Here are a few candidate compounds we have available today (rounding up a few of my comments.
One of the most obvious is Chlorine Trifluoride (ClF3)](https://en.wikipedia.org/wiki/Chlorine_trifluoride). It has niche uses in semiconductor manufacturing and was proposed as a rocket oxidiser. One of the researchers working with it, John D. Clark describes ClF3 as follows:
It is hypergolic with every known fuel, and so rapidly hypergolic that no ignition delay has ever been measured. It is also hypergolic with such things as cloth, wood, and test engineers, not to mention asbestos, sand, and water—with which it reacts explosively. It can be kept in some of the ordinary structural metals... because of the formation of a thin film of insoluble metal fluoride that protects the bulk of the metal... If, however, this coat is melted or scrubbed off, and has no chance to reform, the operator is confronted with the problem of coping with a metal-fluorine fire. For dealing with this situation, I have always recommended a good pair of running shoes. [emphasis mine]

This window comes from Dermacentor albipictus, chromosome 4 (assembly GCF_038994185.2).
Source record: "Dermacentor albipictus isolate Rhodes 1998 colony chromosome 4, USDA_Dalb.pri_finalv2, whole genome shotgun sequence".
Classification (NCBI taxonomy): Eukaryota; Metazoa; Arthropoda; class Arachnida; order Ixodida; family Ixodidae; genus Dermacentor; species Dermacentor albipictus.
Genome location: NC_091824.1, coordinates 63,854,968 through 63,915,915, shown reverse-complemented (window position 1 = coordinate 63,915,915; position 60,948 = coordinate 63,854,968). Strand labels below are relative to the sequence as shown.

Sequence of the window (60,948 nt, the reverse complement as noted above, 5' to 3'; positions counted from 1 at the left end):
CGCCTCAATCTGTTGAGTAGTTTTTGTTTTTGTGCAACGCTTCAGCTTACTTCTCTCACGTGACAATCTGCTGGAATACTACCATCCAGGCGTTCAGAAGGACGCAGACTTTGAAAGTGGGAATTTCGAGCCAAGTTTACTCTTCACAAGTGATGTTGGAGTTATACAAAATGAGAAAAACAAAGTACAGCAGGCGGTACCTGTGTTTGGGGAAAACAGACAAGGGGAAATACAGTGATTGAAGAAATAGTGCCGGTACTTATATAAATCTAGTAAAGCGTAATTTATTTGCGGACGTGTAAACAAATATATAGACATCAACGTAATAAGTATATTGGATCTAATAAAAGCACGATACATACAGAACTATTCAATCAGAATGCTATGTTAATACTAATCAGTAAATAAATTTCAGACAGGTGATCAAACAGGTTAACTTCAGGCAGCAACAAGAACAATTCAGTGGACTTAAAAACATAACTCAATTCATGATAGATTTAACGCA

in his book Ignition! An Informal History of Liquid Rocket Propellants (which is worth a read)*
So ClF3, in contact with almost any material, will start a fire; it's the oxidiser so there's no need for air. Even glass spontaneously combusts in contact with it. The exceptions are metal fluorides, which make it possible to contain by using them as tank liners. It has a boiling point below room temperature and a fairly high vapour pressure, so would be expected to be gaseous by the time it made contact. This is ideal if you want it to degrade the hull rather than anything more dramatic (though in sufficient quantities dramatic is possible, as described here and especially in the link about a spillage. Note that a major reaction product in many cases is HF, which is nasty enough by itself (corrosive and poisonous).
As I commented, we also have Oxyacids such as Chloric acid (HClO3) and Peroxymonosulfuric acid (H2SO5) which would be useful against organic materials such as composite hulls as well as some metals. Even Piranha solution (sulphuric acid and hydrogen peroxide, mixed just before use) would attack composites.
I suggest though that with laser weapons commonplace, mirrored hulls would be used to provide some limited last-ditch protection. Rather than metal these could be dielectric mirrors (usually oxide material) so ClF3 would be ideal. Burning off the mirror coating would be just what was needed to make the hull more vulnerable.
* John D Clarke was also a published SF author and Isaac Asimov's boss for a while; Asimov wrote the foreword to Ignition!